Google and Yubico Throw Their Weight Behind U2F Support

Mobile ID Industry News Roundup: PayPal Leadership, Touch ID and Concern Versus ActionIdentity protection solutions provider Yubico has unveiled a new USB key that will be compatible with FIDO U2F authentication standards. The aptly-named FIDO U2F Security Key will allow two-factor authentication with any online services supporting U2F standards.

U2F, which stands for Universal Second Factor, is a security standard established by the nonprofit FIDO (Fast IDentity Online) Alliance, whose mandate is “to address the lack of interoperability among strong authentication devices as well as the problems users face with creating and remembering multiple usernames and passwords.” U2F essentially requires password authentication to be used in concert with a supported hardware ‘key’, so a device like Yubico’s FIDO U2F Security Key can be plugged into a user’s USB, tapped for authentication, and an online service supporting the standard can then authenticate the user with a password – even a simplified password, since there is already this extra factor of authentication with the physical key.

Significantly, Google Accounts will be one such service, having just made the announcement that FIDO U2F support will be added to its Chrome browser. It’s a big get for the FIDO Alliance and very good news for Yubico. Speaking on the development, the company’s CEO Stina Ehrensvard said, “This news can’t be overstated for anyone who desires better protection against hackers… Having a leading Internet browser adopt FIDO U2F signals the arrival of new and stronger options for authentication and security.”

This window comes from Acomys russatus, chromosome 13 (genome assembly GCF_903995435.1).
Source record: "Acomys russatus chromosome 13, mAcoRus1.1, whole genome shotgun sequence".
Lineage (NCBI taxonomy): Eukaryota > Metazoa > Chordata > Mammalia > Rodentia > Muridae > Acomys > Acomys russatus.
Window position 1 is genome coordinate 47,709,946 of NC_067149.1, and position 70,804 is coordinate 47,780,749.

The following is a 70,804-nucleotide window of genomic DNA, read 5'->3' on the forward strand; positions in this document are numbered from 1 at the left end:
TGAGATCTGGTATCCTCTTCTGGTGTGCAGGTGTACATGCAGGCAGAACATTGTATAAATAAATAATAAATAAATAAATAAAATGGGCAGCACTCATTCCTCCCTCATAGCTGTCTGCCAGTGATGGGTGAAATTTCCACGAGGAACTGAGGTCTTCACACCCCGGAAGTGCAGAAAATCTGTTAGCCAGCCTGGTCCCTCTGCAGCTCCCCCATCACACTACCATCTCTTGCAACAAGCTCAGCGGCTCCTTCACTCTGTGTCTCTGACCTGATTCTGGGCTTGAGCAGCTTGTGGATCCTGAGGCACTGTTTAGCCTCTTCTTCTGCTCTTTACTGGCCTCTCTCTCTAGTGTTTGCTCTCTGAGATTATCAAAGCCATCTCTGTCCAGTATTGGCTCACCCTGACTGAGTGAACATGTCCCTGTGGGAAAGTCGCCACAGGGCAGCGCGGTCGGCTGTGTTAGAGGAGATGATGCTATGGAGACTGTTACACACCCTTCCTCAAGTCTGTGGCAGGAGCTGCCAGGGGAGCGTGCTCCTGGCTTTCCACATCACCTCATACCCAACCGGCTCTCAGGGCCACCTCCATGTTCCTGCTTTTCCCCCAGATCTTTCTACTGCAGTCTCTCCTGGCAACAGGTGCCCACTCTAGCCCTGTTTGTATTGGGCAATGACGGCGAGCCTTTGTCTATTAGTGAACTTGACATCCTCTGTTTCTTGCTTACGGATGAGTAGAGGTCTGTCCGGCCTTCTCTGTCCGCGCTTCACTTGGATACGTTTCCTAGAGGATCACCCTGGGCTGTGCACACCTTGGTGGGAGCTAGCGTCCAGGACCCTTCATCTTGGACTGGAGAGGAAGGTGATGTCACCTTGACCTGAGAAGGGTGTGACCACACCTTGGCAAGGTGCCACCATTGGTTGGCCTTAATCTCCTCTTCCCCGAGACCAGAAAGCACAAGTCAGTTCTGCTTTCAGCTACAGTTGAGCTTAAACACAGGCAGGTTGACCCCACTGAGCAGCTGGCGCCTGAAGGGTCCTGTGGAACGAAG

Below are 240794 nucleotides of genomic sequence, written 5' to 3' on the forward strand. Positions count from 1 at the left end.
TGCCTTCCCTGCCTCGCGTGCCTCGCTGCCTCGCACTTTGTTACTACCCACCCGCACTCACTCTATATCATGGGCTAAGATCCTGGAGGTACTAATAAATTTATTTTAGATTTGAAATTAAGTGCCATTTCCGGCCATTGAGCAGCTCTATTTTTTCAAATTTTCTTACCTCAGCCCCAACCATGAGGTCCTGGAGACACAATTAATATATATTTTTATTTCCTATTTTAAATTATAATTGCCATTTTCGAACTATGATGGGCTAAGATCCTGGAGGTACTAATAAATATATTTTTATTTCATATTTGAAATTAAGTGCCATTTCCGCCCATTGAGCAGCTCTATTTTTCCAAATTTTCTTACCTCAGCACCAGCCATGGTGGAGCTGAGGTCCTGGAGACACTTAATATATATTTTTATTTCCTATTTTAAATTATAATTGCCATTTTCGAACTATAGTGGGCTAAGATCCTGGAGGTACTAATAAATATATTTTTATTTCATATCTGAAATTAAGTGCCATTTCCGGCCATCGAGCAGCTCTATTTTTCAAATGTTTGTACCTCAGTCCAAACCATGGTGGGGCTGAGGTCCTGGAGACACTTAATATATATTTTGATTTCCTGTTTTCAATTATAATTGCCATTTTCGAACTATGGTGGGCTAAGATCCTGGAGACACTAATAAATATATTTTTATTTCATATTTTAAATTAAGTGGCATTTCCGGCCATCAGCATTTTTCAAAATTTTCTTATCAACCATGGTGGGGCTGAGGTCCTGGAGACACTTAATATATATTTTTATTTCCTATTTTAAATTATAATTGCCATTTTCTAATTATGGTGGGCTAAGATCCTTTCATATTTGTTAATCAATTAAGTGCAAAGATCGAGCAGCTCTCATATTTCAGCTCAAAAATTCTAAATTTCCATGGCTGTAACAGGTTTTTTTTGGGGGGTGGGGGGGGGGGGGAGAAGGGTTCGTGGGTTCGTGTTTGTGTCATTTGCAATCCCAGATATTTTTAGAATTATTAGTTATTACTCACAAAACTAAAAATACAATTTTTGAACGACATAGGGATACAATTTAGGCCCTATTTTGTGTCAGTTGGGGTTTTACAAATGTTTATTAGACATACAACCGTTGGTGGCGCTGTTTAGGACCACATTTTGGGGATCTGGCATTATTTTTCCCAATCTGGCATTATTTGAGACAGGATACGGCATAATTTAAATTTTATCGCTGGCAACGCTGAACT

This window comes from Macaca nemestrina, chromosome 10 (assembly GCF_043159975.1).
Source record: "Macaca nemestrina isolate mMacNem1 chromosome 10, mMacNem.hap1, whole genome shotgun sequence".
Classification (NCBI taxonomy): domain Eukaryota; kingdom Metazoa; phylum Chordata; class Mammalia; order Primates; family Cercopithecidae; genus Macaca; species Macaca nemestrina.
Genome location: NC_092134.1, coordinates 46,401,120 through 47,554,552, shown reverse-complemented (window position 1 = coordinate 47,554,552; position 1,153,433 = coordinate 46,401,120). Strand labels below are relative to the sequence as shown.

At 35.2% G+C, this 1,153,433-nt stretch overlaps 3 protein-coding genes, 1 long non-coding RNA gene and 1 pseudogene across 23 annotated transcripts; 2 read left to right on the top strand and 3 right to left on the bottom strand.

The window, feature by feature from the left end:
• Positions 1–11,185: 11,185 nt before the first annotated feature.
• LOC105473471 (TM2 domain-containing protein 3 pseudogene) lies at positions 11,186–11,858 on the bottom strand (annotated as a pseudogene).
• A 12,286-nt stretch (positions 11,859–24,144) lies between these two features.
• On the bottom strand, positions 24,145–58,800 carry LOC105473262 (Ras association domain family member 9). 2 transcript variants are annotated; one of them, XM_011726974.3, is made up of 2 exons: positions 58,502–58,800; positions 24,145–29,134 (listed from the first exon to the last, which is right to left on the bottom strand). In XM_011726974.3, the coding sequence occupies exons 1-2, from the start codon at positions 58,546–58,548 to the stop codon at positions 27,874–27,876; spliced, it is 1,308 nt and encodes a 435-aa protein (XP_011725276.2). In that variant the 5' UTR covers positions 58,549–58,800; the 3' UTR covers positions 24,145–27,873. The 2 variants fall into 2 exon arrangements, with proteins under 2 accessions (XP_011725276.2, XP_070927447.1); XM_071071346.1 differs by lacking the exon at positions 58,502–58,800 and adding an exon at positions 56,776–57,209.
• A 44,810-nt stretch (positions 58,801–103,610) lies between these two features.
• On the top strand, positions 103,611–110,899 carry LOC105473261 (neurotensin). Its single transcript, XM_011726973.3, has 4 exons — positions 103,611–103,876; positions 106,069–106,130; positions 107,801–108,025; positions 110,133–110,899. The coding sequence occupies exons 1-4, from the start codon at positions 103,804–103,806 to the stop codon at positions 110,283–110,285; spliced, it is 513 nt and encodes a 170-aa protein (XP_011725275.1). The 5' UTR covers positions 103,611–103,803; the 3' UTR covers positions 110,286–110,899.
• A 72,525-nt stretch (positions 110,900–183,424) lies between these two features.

It is indeed a big step forward for U2F standards, which are FIDO’s recommended alternative to its UAF (Universal Authentication Framework) standards, which basically require a security system that is passwordless, opting instead for biometric authentication and the like. With Yubico’s new product arriving right on the heels of Google’s announcement, the company may now be leading the charge for U2F hardware developers.